Archive for the ‘public relations’ Category

It’s Time To Rethink Media Training

Sunday, January 8th, 2017

3326693-woman-presenter-holding-a-microphone-in-handMedia Training, once a staple of PR service, particularly from those of us who once worked as journalists, had become, as we put it in this 2013 post, “Kona coffee in a 7-11 world.”

Clients didn’t want to pay for special sessions to be prepared for media interviews, viewed the service as a luxury item and didn’t see it as necessary, as the chances of being interviewed by a journalist seemed reduced on a regular basis. At Tanner Friedman, though, the trend seems to be shifting.

Last week, we were flown to New York by a global brand that wanted to prepare for a new product launch. More than anything, the client wanted its spokespeople to be as effective at possible in using every interview opportunity as a chance to draw audience to its product.

We had a chance to talk to the senior communications executive from the client company after the sessions and were informed that, if not for the company’s relationship with Tanner Friedman, they probably wouldn’t have done this training. Leaving spokespeople unprepared was a real option. That’s because the PR agency community had essentially priced projects like theirs out of the market. The going rate in New York, we were told, is a budget-busting figure, twice what our session had cost, including travel expenses.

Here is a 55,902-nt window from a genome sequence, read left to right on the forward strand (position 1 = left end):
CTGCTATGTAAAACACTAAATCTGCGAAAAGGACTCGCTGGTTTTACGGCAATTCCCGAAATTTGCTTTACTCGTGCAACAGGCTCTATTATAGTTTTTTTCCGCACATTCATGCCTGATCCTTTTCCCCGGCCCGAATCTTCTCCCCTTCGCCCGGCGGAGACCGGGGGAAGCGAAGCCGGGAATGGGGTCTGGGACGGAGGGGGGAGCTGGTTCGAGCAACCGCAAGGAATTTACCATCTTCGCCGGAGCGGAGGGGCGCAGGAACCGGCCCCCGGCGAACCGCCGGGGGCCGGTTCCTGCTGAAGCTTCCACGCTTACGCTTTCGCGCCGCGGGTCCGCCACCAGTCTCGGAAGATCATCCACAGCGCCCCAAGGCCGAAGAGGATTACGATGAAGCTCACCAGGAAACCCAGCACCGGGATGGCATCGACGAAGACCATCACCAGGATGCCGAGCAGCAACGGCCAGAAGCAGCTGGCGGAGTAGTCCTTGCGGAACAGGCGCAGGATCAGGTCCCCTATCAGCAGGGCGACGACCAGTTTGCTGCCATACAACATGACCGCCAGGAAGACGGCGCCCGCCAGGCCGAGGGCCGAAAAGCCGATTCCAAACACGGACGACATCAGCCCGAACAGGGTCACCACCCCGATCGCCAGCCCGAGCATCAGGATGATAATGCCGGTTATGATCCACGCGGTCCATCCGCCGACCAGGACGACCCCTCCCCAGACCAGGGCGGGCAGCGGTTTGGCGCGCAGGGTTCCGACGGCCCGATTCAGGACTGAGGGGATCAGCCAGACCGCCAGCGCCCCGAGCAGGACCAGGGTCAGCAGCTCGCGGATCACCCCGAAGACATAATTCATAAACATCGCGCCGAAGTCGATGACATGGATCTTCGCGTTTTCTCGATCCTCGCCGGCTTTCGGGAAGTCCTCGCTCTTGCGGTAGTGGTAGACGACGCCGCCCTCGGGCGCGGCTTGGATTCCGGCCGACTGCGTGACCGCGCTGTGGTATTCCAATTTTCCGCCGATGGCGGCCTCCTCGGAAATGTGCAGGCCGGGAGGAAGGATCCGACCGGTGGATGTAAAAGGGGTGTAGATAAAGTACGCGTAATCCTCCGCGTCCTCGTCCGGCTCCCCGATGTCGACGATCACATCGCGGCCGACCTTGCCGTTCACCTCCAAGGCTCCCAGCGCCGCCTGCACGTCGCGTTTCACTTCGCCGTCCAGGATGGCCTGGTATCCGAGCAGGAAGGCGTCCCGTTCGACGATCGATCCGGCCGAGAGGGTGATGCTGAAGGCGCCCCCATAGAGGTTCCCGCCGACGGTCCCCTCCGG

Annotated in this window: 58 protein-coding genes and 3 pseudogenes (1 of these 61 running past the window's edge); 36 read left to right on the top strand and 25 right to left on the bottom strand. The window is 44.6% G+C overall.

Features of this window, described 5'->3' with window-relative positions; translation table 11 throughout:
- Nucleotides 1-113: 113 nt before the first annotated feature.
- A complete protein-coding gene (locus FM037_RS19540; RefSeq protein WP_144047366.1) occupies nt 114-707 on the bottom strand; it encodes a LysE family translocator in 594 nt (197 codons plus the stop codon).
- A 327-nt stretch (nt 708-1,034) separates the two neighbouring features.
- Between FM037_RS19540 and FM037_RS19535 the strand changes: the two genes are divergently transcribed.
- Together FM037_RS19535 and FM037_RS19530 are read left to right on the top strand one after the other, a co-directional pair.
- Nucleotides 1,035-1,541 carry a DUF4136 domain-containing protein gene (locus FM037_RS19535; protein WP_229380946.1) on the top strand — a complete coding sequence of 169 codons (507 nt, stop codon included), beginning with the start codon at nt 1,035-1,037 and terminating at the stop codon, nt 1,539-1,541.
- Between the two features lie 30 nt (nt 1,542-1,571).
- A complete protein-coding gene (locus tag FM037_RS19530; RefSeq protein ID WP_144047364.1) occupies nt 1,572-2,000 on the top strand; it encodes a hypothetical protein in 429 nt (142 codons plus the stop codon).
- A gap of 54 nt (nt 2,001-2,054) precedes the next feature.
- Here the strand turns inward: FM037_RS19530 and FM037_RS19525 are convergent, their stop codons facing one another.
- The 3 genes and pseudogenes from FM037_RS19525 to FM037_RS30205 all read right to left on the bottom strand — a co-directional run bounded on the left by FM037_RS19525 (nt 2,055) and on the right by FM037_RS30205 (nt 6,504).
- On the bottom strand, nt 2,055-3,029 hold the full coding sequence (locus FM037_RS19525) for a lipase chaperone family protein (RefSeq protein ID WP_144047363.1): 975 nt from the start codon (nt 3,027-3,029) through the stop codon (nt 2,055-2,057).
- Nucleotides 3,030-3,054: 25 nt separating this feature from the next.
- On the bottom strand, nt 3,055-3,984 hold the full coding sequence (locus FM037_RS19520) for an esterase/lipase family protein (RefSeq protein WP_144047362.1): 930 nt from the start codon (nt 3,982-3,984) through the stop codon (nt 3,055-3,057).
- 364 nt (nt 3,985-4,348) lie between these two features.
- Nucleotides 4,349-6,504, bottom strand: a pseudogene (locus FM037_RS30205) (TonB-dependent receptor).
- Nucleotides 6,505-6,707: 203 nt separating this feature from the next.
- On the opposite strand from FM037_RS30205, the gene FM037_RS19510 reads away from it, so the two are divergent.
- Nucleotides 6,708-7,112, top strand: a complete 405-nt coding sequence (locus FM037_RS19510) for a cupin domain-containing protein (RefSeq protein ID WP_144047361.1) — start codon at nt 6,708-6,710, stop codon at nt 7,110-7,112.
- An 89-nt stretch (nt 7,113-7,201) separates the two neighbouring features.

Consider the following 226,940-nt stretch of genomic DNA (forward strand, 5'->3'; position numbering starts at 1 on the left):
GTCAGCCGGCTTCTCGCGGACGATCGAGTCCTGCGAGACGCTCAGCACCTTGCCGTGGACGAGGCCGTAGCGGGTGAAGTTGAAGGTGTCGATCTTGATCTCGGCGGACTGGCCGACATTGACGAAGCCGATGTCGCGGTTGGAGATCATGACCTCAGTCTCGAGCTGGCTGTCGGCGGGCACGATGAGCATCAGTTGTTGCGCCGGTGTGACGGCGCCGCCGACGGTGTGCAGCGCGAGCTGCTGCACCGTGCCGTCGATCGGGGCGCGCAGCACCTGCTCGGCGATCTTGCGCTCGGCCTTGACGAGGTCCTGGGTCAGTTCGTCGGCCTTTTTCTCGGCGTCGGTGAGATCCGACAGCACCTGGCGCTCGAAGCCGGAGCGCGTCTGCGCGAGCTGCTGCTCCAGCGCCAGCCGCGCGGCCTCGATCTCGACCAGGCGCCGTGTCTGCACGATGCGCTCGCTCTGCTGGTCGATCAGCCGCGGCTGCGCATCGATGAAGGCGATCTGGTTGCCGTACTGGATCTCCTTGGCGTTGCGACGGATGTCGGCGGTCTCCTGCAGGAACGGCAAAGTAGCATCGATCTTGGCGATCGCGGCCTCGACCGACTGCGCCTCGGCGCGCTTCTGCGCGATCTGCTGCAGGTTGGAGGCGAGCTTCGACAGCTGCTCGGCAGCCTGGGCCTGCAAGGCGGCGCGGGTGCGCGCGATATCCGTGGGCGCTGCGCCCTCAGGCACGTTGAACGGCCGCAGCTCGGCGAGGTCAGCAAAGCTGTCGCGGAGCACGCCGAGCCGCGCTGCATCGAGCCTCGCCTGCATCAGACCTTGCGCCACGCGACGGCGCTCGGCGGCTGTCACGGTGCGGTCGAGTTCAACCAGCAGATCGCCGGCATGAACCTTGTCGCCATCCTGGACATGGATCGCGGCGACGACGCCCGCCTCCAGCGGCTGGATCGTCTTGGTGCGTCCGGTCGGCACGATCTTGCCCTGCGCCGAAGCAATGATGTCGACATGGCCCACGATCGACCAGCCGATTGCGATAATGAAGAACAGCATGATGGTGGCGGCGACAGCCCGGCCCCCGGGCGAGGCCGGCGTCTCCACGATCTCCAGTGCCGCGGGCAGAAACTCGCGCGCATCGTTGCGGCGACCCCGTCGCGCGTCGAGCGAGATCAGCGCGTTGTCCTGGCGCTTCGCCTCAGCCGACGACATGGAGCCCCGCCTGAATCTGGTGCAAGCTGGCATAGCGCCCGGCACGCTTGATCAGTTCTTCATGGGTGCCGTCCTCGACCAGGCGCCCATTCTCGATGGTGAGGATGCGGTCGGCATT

Therein lies the problem with Media Training, as an agency service. It’s not just that clients don’t see it as essential anymore, agencies have made mistakes. First, for too long, it has been too expensive. Firms realized clients would pay a premium for it, then they got greedy with astronomical, fixed “half day” or “full day” rates. Second, firms tried to capitalize on fear, particularly in the ’90s and early 2000s, when “Ambush TV” filled the airwaves. Media Training was marketed as a way to “help your executives sleep better at night,” when companies were worried about camera crews showing up in their lobby (a rare event then, that’s even more rare now). It too rarely has had anything to do with real-life preparation.

Yes, there are fewer reporters and fewer opportunities to tell your stories in traditional media. But when you have news, it makes sense to find the right “outside” professional communications firm to help whoever is going to be interviewed get the practice needed to be successful. The fact is a media interview is unlike any other conversation you’ll have. Finding the right firm is a matter of finding someone who will provide Media Training with actual news experience, at a reasonable cost, customized to your needs. It can be done.

When News Organizations Make Cuts, Others Have To Speak For Them

Sunday, December 4th, 2016